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Personalities want gov’t to reassess approach to refugees

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Prague, Sept 18 (CTK) – Czech personalities linked to the November 1989 overthrow of the communist regime have called on the government, in a letter released to CTK, to meet its European commitments and reassess its “negativist” approach to the redistribution of refugees among EU members.

The authors of the letter, former ministers Michael Kocab and Jan Ruml, sociologist Ivan Gabal, political scientist Fedor Gal and journalist Jan Urban, write they believe that Prague’s current uncompromising approach to refugee redistribution may undermine the Schengen area and cause the EU to fall apart.

They call on Prime Minister Bohuslav Sobotka (Social Democrats, CSSD) and the ministers to declare their readiness to accede to the redistribution of refugees in accordance with approved agreements.

“Our goal [in 1989] was to enhance unification and help remove polarisation. It is necessary to start cooperating, not to suppress cooperation and ally with others in doing so,” they wrote to the government.

Apart from Prague, the mandatory quotas have been rejected by Slovakia and reservations about them have been voiced by some other countries.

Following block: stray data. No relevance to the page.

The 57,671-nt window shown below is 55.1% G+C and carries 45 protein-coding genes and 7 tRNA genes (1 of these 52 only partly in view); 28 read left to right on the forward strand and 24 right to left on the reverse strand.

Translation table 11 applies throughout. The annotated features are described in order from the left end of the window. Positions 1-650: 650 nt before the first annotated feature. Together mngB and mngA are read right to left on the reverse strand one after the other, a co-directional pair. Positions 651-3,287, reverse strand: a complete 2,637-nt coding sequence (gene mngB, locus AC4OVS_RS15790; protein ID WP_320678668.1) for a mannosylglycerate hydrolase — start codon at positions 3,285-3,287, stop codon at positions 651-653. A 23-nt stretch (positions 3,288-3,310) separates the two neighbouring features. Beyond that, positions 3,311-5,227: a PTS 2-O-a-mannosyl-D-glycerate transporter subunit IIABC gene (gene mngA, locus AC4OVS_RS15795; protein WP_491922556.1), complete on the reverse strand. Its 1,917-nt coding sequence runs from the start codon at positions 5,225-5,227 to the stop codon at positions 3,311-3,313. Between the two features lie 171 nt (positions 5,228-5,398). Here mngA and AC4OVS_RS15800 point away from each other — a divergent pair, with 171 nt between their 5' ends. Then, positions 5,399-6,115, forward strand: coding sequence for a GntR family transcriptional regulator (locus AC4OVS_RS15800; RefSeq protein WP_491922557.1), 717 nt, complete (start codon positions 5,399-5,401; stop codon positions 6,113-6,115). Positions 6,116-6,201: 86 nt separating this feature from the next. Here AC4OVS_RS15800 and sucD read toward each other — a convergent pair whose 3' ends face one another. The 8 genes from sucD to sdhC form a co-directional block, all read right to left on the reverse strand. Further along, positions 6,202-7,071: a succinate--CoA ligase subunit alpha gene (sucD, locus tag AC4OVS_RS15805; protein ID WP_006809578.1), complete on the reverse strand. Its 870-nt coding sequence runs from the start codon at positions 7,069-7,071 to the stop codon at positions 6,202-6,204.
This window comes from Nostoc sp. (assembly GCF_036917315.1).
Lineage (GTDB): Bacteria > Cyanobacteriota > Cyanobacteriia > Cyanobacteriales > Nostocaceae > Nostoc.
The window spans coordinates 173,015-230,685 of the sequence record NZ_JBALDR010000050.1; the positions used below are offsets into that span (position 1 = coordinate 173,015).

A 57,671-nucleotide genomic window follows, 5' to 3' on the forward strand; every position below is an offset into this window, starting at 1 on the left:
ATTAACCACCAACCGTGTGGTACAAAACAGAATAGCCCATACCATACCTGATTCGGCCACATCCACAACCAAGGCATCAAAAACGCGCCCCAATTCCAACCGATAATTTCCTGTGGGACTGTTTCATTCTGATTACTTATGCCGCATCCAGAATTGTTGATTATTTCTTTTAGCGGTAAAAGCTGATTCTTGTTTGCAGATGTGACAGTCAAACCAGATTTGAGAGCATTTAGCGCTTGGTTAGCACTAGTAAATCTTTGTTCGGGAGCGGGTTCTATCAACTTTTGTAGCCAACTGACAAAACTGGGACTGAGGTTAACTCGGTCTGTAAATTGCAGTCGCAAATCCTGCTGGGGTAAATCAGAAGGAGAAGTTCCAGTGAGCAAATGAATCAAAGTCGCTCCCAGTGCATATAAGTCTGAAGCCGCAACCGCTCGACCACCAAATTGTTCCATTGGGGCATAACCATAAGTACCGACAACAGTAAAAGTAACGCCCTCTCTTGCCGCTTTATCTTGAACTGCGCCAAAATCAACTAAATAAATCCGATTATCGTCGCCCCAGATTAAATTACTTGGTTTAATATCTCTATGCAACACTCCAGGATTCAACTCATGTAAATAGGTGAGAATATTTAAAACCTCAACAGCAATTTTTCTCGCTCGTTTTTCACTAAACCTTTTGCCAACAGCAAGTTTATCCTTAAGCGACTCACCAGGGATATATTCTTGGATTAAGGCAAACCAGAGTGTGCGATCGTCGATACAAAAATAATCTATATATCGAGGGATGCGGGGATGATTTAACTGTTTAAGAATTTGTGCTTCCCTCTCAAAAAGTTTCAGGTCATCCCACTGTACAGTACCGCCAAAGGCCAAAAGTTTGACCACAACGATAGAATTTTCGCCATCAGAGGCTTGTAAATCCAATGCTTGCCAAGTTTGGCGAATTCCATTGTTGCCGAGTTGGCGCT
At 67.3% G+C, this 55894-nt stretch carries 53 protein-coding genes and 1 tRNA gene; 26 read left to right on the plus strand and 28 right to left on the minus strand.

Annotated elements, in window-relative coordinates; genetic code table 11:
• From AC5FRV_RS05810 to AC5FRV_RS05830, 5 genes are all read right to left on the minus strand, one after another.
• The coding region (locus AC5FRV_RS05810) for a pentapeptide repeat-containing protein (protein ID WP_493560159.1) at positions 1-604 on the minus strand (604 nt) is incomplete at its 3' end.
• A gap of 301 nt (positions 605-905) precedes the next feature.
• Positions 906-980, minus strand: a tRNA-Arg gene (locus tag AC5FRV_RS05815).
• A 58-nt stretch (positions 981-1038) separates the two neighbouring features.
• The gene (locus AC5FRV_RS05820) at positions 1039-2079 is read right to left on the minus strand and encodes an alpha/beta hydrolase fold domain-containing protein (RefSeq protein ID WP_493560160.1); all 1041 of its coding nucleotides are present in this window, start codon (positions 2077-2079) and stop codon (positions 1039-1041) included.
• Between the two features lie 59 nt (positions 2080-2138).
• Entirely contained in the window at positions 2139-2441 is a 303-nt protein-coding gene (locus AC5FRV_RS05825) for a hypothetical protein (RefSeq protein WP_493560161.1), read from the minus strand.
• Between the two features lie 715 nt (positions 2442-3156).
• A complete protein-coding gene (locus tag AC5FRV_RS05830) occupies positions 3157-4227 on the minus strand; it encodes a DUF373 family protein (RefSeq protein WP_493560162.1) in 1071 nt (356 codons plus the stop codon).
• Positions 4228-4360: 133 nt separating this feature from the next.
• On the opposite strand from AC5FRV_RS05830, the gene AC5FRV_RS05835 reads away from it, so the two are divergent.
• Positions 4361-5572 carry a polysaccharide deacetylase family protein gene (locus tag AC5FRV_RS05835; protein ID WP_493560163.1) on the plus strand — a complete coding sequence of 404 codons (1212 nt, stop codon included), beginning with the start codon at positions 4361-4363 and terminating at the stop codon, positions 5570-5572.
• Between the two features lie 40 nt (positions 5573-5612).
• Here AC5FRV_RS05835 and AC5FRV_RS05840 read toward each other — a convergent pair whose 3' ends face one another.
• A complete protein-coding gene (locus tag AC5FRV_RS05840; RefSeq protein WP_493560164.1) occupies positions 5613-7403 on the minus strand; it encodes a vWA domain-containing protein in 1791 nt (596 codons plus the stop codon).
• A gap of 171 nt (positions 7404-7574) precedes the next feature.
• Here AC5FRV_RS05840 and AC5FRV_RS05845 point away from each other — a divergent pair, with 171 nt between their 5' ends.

According to authors of the letter, the government should enhance Czech inhabitants’ self-confidence by truthfully informing them about the numbers of illegal migrants and asylum seekers who crossed the Czech Republic or stayed there in the past 20 years without threatening the state’s operation.

In informing the public about the developments, Czech ministers should not omit the aspect of human suffering, and they should emphasise countries’ moral duty to take special measures in face of so deep a human tragedy, the letter reads.

Without firmly-set rules and a carefully organised acceptance of refugees both by Schengen’s inland countries and along the outer border, the threat of an unprecedented humanitarian crisis, chaos and security risks would arise, they warned.

“We ask the state representatives to fulfil their duties and not to transfer responsibility for their own mistakes, cowardice and inactivity onto the citizens and our – far more accommodating – partners from Germany, Austria and France, to whom we are and want to be equal,” they wrote.

The signatories of the letter, which has been addressed to Sobotka and the other ministers via Human Rights Minister Jiri Dienstbier (CSSD), include theologist Tomas Halik, political scientist Jiri Pehe, sociologist Jirina Siklova, artist Borek Sipek and senator and former Constitutional Court judge Eliska Wagnerova.

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